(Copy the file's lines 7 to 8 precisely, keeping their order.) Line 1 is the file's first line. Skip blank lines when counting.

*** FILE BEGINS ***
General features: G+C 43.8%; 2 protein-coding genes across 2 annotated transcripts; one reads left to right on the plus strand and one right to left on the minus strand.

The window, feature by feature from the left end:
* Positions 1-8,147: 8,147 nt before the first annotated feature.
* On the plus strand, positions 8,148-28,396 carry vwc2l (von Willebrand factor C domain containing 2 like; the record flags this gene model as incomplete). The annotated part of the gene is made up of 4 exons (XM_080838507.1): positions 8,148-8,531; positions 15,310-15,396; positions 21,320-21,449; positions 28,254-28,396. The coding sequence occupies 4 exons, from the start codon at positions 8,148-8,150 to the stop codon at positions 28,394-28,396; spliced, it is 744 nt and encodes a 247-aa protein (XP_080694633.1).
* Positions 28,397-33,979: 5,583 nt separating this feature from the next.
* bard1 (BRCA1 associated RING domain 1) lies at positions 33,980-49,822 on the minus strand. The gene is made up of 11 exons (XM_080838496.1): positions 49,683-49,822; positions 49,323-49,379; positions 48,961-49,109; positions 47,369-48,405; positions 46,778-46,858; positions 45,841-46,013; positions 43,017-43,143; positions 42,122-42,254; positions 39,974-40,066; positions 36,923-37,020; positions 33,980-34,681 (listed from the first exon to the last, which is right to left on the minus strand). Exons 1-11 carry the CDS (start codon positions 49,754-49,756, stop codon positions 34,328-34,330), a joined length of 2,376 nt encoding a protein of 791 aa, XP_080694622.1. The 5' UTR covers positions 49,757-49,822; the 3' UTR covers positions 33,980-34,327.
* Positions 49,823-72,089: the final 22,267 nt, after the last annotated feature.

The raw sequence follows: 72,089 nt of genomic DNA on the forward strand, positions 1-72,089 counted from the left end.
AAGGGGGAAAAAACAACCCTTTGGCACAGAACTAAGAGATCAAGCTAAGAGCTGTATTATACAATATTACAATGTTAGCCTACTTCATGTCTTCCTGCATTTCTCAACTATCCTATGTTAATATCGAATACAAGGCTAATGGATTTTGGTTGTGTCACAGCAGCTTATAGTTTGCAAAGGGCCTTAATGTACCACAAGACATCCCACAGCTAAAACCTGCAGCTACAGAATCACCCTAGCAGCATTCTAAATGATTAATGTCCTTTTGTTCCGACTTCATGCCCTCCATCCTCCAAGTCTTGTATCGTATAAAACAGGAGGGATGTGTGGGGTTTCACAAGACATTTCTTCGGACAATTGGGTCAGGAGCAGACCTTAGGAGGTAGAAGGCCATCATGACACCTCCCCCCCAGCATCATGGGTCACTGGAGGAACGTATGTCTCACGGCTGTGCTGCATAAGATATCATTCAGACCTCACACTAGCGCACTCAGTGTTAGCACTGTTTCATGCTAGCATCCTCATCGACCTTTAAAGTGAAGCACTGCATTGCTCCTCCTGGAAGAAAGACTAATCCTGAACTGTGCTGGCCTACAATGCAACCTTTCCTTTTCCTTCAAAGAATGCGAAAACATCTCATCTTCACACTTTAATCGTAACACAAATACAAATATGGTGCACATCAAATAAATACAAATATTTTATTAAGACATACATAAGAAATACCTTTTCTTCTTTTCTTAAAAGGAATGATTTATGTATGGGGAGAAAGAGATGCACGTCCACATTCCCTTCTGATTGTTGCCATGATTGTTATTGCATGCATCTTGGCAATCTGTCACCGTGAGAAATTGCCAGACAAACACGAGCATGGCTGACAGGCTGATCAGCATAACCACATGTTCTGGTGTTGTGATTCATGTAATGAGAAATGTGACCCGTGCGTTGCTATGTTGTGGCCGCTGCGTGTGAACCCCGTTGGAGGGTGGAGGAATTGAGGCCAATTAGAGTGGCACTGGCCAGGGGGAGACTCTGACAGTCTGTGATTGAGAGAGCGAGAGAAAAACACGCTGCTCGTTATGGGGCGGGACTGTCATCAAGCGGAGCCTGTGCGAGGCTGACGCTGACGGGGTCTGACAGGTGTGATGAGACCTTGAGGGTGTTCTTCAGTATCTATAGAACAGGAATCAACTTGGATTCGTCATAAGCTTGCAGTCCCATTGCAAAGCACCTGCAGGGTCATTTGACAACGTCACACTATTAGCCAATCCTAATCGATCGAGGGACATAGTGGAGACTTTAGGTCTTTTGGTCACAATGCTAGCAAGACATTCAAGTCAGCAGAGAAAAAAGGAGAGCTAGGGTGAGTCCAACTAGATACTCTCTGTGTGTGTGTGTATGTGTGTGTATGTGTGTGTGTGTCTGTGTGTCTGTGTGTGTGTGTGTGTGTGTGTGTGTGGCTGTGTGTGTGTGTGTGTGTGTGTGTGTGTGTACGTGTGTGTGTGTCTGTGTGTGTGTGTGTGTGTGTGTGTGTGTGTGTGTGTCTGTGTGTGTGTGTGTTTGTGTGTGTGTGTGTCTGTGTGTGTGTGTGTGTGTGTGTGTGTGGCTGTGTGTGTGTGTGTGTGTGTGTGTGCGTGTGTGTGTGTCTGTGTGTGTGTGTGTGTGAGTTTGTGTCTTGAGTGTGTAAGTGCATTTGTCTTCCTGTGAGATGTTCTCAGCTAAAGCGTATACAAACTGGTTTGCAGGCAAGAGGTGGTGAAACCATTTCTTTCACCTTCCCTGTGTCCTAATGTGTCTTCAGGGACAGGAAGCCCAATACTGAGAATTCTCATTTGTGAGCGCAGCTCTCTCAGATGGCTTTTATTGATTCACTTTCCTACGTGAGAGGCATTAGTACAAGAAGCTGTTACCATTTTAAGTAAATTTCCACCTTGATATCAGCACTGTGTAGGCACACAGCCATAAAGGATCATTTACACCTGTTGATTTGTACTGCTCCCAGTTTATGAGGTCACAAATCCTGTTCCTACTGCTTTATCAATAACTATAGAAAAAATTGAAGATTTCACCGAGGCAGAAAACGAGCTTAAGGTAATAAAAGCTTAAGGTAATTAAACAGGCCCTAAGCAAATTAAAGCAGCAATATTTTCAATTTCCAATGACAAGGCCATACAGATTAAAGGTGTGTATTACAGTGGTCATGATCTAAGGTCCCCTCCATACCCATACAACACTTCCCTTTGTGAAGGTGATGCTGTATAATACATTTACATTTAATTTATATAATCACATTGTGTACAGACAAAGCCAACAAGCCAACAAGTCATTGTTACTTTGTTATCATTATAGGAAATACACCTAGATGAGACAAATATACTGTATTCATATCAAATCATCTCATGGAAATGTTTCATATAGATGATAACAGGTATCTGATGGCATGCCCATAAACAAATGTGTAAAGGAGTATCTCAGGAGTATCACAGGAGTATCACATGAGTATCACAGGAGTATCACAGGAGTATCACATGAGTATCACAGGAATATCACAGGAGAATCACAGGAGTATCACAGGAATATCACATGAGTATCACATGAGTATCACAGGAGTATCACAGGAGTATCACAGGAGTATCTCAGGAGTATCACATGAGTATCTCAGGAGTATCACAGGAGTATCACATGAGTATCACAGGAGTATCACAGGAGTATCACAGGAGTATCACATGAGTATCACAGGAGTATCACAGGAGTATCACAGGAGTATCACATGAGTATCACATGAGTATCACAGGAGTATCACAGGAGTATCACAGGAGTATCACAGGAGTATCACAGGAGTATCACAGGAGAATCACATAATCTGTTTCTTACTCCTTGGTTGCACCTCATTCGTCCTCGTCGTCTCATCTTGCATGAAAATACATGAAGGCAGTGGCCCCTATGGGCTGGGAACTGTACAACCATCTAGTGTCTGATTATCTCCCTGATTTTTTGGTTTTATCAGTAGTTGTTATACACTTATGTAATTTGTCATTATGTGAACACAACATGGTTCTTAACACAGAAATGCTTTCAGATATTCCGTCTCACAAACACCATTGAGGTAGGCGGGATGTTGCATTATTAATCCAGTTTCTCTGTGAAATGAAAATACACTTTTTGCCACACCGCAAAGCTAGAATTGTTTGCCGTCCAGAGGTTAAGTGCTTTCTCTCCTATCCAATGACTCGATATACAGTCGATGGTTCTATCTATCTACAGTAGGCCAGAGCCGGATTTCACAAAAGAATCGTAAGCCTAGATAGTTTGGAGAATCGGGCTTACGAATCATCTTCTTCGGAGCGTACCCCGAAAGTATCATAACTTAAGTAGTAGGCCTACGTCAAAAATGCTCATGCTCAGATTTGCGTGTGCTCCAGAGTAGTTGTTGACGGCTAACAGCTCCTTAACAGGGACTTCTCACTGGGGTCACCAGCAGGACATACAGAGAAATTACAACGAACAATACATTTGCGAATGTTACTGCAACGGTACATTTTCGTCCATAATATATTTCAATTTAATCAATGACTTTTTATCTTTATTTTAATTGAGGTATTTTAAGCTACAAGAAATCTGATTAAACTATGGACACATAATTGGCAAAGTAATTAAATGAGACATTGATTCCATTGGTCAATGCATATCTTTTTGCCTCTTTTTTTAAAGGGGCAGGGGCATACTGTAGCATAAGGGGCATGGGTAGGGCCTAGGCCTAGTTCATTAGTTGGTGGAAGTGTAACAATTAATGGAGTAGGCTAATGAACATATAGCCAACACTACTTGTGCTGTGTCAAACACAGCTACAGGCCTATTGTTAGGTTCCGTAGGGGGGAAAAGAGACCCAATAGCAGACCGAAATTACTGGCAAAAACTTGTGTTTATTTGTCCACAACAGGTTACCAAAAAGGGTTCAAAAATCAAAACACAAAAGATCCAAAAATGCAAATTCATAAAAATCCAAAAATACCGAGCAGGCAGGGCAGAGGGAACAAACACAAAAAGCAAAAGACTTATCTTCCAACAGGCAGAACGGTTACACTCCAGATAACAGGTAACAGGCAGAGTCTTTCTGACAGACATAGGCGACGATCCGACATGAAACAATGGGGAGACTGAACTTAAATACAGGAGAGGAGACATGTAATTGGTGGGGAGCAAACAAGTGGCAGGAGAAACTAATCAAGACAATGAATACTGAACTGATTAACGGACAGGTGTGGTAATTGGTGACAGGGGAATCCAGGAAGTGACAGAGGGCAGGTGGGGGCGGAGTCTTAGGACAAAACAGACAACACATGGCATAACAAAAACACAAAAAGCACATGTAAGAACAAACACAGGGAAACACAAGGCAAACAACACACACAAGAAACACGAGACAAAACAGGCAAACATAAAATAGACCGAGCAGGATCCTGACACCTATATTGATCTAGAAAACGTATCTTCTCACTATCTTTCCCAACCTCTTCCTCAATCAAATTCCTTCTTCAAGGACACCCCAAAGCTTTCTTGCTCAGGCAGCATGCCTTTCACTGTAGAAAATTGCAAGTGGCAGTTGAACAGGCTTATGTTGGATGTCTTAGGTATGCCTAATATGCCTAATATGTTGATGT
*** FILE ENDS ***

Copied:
* Positions 49,823-72,089: the final 22,267 nt, after the last annotated feature.

The raw sequence follows: 72,089 nt of genomic DNA on the forward strand, positions 1-72,089 counted from the left end.